A broad spectrum of support for basic behavioral science across NIH is necessary for a vital health research enterprise. To address questions of who is most at risk for chronic illness and how to motivate those people to take appropriate preventive measures and to take advantage of early detection procedures; and of what interventions will be most successful with which individuals, we must first know more about the subtle and complex ways that biology, behavior, and environment jointly determine the likelihood that any one of us will develop a chronic illness or be successfully treated for it. The National Institute of Mental Health (NIMH) has been the traditional home for basic behavioral science at NIH. In recent years, NIMH has gradually reduced its support of these kinds of questions in favor of more applied research. Without a stable infrastructure of support, programs of research in fundamental behavioral phenomena such as cognition, emotion, psychopathology, perception, and development, will continue to languish. It is precisely this kind of foundational work that mission-oriented Institutes need in order to develop behavioral interventions and treatments that address specific conditions. One natural home for this research, as the National Academy of Sciences and the Institute of Medicine have recommended, is the National Institute of General Medical Sciences, NIH’s “basic research” institute. Both chambers of Congress have been asking NIGMS for many years to heed this recommendation.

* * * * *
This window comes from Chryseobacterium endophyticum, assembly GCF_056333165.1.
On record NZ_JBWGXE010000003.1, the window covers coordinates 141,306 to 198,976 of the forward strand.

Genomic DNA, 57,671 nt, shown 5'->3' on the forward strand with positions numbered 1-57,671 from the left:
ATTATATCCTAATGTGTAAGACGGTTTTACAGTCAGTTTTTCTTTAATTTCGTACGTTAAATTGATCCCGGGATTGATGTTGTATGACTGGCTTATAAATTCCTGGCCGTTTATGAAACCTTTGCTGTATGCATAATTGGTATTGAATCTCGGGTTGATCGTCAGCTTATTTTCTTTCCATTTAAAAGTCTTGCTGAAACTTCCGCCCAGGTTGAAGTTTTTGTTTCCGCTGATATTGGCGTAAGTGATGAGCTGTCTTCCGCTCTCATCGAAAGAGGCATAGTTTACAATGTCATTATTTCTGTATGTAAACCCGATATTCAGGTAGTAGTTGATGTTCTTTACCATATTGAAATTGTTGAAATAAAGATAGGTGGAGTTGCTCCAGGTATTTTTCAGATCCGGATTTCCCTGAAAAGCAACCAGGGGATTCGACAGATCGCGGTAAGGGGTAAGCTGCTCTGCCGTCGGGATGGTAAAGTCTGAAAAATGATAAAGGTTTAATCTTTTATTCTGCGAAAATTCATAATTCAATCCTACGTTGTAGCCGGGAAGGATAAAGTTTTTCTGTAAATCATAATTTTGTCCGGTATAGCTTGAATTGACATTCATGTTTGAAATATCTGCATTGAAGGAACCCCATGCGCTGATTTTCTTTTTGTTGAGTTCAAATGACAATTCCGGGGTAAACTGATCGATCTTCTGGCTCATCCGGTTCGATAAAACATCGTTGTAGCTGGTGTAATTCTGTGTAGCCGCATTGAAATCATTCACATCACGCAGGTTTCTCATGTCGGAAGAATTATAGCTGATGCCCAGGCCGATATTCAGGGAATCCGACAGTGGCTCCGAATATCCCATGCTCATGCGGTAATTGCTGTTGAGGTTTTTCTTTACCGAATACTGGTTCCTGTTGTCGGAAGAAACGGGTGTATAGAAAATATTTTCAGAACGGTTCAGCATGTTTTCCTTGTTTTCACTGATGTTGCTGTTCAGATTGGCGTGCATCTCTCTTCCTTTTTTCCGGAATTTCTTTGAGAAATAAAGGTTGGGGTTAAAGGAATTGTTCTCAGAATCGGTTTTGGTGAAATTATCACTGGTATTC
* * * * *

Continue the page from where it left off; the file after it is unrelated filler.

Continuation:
We respectfully ask you to ensure that behavioral research receives the recognition and support needed to address behavior-based health problems in this nation. Specifically, we ask you to help make behavioral research more of a priority at NIH both by providing maximum funding for NIH overall and by supporting a model of health that includes behavior in its scientific priorities.

Observer Vol.22, No.2 February, 2009